Five world champions in the past 12 years. That says much about how the elite dominate in Formula 1 and how hard it is to break through to the topper-most of the popper-most. Of that quintet of champions, two – Jenson Button and Nico Rosberg – are already retired and the other three will be aware, to varying degrees, just how loudly the clock is ticking. Kimi Räikkönen, champion in 2007, is the oldest, having just turned 40; Lewis Hamilton, champion for the first time in 2008, is 34; Sebastian Vettel, who won four consecutive titles between 2010 and 2013, is 32 but is increasingly looking older after a fraught couple of years at Ferrari. What is certain is that all are closer to the end than the beginning.
That’s true even of Hamilton, despite still appearing at the height of his powers. But he will recognise that a changing of the generations – as inevitable as taxes – is upon F1. How can he not, after a 2019 season in which a clutch of fresh talent has risen to challenge the status quo, with all the glorious precociousness and cocksure self-belief of youth?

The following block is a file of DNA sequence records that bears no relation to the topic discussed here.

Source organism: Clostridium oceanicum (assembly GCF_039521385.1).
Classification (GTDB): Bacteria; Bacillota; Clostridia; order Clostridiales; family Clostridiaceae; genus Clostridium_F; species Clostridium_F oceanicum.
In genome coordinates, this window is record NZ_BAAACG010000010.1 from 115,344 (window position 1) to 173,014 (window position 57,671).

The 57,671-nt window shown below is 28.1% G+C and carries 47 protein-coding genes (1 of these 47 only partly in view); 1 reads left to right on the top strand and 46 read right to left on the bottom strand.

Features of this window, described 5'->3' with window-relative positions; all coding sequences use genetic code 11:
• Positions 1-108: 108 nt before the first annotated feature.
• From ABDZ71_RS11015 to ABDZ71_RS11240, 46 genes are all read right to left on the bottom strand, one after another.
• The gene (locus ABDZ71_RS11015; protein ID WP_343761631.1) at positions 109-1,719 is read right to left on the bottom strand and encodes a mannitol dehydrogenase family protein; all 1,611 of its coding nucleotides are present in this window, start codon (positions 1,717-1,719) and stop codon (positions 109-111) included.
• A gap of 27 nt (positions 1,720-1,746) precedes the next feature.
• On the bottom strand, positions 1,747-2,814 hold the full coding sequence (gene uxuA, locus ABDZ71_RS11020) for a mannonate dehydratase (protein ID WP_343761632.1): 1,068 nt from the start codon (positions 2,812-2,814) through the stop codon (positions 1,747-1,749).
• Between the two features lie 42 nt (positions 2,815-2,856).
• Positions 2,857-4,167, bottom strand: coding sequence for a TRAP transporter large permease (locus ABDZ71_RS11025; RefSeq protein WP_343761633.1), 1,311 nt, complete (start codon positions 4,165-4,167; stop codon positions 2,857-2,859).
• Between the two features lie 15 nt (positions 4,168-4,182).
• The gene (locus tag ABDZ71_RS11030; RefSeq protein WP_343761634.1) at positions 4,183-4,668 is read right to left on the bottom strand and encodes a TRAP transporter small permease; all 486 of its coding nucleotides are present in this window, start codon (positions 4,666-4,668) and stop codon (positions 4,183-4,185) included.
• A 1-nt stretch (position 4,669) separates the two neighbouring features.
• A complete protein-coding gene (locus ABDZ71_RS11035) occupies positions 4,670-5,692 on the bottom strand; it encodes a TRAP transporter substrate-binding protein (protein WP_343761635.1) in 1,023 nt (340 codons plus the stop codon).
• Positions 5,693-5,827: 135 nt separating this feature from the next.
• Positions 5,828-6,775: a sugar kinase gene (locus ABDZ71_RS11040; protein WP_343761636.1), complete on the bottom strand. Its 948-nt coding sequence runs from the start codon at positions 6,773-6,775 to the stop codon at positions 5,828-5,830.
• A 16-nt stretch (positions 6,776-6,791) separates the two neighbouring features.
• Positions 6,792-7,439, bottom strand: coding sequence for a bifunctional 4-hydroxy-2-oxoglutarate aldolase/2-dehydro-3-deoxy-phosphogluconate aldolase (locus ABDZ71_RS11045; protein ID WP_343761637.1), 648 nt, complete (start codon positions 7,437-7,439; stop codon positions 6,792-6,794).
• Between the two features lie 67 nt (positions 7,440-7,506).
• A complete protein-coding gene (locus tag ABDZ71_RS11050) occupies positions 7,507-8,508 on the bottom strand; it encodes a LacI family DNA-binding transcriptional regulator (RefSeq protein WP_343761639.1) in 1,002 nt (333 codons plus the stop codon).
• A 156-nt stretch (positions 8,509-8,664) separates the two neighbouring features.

F1’s new power generation are not just the future. They’re right here, right now, and ready to grab at opportunities, whenever and wherever they come.
Charles Leclerc, age 22, team Ferrari
Monaco’s new favourite son stepped up to Ferrari this year and wasted little time in proving that the usually conservative team had made the right call in signing him. The near-miss in Bahrain, a race he would have won convincingly without an engine problem, also foreshadowed the growing problem Ferrari team-mate Vettel now has on his hands. Leclerc is increasingly proving tough to live with and at this rate could even shorten the four-time world champion’s career.
Like Max Verstappen, there are creases in Leclerc’s driving to be ironed out – but unlike Verstappen, he’s only in season two. The mistakes, especially in one who is so openly and refreshingly self-critical, will surely dwindle as experience grows.
The back-to-back victories at Spa and Monza, the latter automatically elevating him to god-like status in the eyes of the Tifosi, offer the evidence to indicate just how special this driver could be. In both races, he faced the physical and psychological challenge of a looming Hamilton in his mirrors. Like Ayrton Senna 30 years ago, Hamilton strikes fear into the heart of the best in such circumstances – Vettel, even if he wouldn’t admit it – but Leclerc refused to be rattled. Hardened perhaps by coming off second in combat with Verstappen in the closing stages in Austria, he delivered the kind of composed performances that marked out Hamilton in his rookie year at McLaren in 2007. The parallels have not escaped Hamilton, either.